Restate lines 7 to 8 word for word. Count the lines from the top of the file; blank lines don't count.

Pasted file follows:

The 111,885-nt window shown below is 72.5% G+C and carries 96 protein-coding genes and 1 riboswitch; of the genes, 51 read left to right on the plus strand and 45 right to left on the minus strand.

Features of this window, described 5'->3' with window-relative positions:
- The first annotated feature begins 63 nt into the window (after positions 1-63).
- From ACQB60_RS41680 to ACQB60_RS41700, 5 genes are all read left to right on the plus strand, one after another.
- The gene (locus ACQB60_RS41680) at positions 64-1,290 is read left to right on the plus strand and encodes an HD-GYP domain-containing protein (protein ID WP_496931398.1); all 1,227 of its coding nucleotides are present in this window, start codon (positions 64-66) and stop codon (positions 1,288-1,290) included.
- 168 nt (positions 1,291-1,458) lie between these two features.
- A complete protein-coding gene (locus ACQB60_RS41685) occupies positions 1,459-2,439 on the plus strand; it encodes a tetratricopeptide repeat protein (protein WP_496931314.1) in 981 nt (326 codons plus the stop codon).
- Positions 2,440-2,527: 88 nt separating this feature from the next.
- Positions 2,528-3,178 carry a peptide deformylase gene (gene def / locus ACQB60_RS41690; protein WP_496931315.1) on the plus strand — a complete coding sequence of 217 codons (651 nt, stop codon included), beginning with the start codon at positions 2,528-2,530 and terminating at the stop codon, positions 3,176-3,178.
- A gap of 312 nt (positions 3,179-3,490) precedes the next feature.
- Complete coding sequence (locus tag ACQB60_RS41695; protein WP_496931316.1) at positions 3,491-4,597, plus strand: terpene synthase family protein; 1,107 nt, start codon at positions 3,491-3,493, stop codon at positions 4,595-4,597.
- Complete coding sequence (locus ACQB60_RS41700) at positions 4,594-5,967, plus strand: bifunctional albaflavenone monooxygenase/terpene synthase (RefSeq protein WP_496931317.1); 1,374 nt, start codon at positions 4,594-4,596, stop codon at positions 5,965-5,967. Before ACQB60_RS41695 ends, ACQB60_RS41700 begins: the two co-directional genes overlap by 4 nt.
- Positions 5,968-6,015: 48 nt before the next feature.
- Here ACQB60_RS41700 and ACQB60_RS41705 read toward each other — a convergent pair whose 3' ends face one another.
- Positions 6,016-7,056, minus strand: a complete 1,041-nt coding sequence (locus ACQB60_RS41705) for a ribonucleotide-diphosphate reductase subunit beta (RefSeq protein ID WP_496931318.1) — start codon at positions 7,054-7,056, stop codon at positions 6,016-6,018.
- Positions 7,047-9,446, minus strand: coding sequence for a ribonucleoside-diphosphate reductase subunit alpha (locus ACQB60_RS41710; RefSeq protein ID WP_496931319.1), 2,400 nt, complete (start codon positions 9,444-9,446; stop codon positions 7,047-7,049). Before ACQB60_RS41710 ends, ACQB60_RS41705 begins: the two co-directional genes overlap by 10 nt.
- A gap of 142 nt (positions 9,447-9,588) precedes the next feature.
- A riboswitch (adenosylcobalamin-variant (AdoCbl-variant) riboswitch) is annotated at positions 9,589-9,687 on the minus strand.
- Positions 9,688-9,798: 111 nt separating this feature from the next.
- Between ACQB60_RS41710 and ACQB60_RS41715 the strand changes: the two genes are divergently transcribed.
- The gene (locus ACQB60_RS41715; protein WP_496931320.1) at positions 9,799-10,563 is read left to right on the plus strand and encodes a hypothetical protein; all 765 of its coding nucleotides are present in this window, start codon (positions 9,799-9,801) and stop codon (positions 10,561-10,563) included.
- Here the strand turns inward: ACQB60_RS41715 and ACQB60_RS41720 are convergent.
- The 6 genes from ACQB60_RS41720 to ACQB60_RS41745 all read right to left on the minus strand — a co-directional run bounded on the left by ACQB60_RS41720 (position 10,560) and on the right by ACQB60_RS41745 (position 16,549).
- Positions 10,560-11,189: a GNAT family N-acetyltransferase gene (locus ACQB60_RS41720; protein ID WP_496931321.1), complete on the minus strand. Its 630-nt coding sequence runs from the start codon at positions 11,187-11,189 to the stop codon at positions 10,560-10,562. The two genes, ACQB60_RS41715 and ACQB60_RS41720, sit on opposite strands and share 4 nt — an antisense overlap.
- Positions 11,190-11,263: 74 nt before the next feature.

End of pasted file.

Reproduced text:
- A complete protein-coding gene (locus ACQB60_RS41685) occupies positions 1,459-2,439 on the plus strand; it encodes a tetratricopeptide repeat protein (protein WP_496931314.1) in 981 nt (326 codons plus the stop codon).
- Positions 2,440-2,527: 88 nt separating this feature from the next.